Large group gatherings were held in the woods outside of town and often our "watchers" would warn us that the police were coming. One time an official of the Central Committee of the Bund came to talk to us, (he stayed at my house on that visit) and we held the meeting in the shop that we had first organized. The boss had given us permission to meet there but he was afraid to attend. We had a request from the Central Committee to raise money for the Bund. These funds were to be used to help those comrades who had been arrested. Our committee met to figure out how to do this. Our dues until now had been very small. Just enough to cover the cost of renting the room, buying some books and for the occasional papers that we put out. Amongst the workers there was not enough money to raise the amounts that we had set for a goal for ourselves. So we decided to go to the people that did have money in town. After all, we were helping them, too. We were an organization that wanted to eliminate capitalism. When that would happen everybody would be free, and so would they. We were fighting for the equality of all people and they would then join us as equals. That meant that we were also fighting for them, but we were the ones who were being arrested. So the least that they could do in the struggle was to contribute. So a little in jest and a little in earnest, we made a list of those whom we wished to approach and how much their contribution should be. There was the possibility that some would willingly donate to our cause but also others who would call the police to have us arrested. This we could not allow as it would then not be able to raise the required amount and besides, the Bund would then need more money to help us. We wanted 2,000 rubles but would have settled for 1,000. We also then figured that it would be a good idea to take a revolver along to help us persuade those who might give us a problem. A revolver would be more convincing than just talk. My friend and I went to see the first person on our list. His parents had been Socialists but now lived out of the country. He owned the factory that made china dishes. But it was difficult to meet him at home as the servants would not let us in. One morning we met him as he was going into the factory and told him that we had something very important to discuss. That it was about helping political prisoners. He took us into his office and, closed and locked the door and asked us how there could be political prisoners when there were no political activities going on. We explained that there were old as well as new prisoners and that the Bund was indeed very active. With that we took out the list with his name on top and the amount that we expected from him. To give the list the authenticity that we felt it needed, we had impressed the Bund seal on top in red ink. When he saw this he was very frightened and pleaded that we burn this immediately, because if we were caught , everyone on the list could be accused of helping this illegal organization. He offered us 25 Ruble but we had him down for 100 and would not leave with less. He gave us the money only when we had burned the list in front of him. We sent him a receipt and thank you letter that the money had been received in the proper place. This was on the official Bund stationary. Our meeting with him gave us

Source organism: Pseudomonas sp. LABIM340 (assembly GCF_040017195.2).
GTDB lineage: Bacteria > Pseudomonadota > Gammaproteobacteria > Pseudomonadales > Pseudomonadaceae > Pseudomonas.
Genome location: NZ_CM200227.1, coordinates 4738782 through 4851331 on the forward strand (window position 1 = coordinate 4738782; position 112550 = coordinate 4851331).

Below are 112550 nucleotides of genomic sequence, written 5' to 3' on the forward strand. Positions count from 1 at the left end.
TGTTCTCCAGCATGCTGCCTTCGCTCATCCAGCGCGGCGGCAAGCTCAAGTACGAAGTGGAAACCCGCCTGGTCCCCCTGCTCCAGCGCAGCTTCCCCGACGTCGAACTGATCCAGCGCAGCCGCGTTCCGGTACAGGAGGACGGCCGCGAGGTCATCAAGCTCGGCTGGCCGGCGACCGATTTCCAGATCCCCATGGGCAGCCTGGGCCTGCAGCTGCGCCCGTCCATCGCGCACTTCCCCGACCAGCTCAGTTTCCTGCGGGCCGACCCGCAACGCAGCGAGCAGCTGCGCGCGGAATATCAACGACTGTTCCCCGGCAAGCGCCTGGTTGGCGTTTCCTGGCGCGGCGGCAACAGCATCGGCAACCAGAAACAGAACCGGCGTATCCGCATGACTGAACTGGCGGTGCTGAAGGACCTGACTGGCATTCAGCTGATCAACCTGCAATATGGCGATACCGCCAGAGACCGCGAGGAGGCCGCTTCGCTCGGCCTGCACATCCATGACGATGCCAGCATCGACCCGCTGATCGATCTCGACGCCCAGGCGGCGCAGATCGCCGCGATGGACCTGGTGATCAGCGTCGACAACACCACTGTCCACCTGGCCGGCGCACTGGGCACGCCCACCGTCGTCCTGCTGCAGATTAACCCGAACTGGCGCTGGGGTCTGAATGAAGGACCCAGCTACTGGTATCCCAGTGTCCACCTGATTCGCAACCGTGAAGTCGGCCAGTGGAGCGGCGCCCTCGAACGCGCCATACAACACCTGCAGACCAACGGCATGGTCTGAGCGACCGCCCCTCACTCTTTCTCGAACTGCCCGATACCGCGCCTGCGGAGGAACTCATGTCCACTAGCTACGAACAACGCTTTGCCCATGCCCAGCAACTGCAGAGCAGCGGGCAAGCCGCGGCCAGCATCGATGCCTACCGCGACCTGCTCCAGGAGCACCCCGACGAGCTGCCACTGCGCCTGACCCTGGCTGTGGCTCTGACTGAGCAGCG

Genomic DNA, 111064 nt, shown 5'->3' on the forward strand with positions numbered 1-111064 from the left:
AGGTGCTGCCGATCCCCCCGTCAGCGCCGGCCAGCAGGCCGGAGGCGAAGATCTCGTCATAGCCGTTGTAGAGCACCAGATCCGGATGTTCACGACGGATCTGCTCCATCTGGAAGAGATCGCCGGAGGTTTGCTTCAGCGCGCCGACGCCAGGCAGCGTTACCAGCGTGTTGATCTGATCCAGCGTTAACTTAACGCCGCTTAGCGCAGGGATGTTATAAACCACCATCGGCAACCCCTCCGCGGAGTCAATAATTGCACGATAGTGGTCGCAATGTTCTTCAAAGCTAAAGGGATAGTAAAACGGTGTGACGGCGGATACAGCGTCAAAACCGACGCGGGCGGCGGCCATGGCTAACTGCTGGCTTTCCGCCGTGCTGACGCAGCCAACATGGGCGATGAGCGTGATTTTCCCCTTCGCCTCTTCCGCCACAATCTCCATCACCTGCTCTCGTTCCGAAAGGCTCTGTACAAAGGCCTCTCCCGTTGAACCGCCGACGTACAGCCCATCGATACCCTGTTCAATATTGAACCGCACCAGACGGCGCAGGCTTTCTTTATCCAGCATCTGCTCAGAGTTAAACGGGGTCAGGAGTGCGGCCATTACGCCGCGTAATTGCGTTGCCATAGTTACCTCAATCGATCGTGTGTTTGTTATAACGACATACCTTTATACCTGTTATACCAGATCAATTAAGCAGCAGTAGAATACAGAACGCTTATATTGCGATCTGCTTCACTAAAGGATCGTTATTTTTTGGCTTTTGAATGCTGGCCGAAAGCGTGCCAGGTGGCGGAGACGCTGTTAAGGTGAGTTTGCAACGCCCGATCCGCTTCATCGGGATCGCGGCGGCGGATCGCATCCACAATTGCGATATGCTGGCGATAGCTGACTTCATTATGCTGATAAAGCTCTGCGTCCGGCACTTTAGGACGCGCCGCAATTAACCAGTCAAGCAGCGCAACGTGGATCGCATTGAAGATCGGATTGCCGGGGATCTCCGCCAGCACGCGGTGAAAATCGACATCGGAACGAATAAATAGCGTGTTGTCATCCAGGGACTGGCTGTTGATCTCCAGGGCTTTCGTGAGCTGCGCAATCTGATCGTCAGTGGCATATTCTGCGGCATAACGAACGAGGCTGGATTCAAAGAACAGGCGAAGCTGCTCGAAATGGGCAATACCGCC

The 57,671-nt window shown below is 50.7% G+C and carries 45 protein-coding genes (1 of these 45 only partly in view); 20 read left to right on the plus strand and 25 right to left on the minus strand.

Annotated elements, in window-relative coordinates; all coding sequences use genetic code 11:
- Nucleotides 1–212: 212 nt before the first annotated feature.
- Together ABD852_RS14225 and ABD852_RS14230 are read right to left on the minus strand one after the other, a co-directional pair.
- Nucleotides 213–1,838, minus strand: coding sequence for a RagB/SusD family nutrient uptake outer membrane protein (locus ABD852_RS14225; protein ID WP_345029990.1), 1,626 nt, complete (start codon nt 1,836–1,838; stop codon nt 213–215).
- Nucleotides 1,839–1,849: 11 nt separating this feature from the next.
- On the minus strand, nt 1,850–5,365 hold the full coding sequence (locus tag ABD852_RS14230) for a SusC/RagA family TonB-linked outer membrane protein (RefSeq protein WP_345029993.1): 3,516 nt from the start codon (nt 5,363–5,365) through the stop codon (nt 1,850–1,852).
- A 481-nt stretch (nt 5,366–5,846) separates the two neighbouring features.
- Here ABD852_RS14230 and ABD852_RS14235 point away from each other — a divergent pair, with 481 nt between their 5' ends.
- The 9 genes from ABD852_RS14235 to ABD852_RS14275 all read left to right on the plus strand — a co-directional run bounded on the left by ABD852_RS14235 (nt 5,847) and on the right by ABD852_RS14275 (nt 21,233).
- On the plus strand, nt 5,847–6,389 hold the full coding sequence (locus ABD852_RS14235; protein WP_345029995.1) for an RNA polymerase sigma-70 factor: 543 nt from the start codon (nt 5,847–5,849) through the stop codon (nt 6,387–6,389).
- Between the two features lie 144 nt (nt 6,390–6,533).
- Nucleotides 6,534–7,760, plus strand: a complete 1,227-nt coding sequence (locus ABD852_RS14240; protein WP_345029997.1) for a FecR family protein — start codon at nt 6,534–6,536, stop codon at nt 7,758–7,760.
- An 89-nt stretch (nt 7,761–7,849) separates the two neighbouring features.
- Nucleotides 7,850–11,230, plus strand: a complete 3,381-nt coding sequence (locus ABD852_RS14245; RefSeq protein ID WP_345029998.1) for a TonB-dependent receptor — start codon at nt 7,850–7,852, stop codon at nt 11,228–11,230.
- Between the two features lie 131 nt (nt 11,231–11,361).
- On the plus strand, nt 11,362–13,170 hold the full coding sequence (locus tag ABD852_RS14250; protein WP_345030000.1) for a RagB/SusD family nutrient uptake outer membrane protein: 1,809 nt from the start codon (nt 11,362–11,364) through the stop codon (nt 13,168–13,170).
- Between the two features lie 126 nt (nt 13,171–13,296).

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the courage to continue. But that was the only time that we received the amounts that we wanted. Most of the time we received only a small amount. Another incident comes to mind as I am writing. My friend and I went to see a banker. He was a bachelor and very stingy and very mean. The maid would not let us in because he was eating supper, but we forced our way past her and locked the door behind us. We told her to go and tell him that 2 young men were very insistent about seeing him now. In a short while he came into the hall where we were waiting. We tried to tell him quietly what we wanted and what it was for.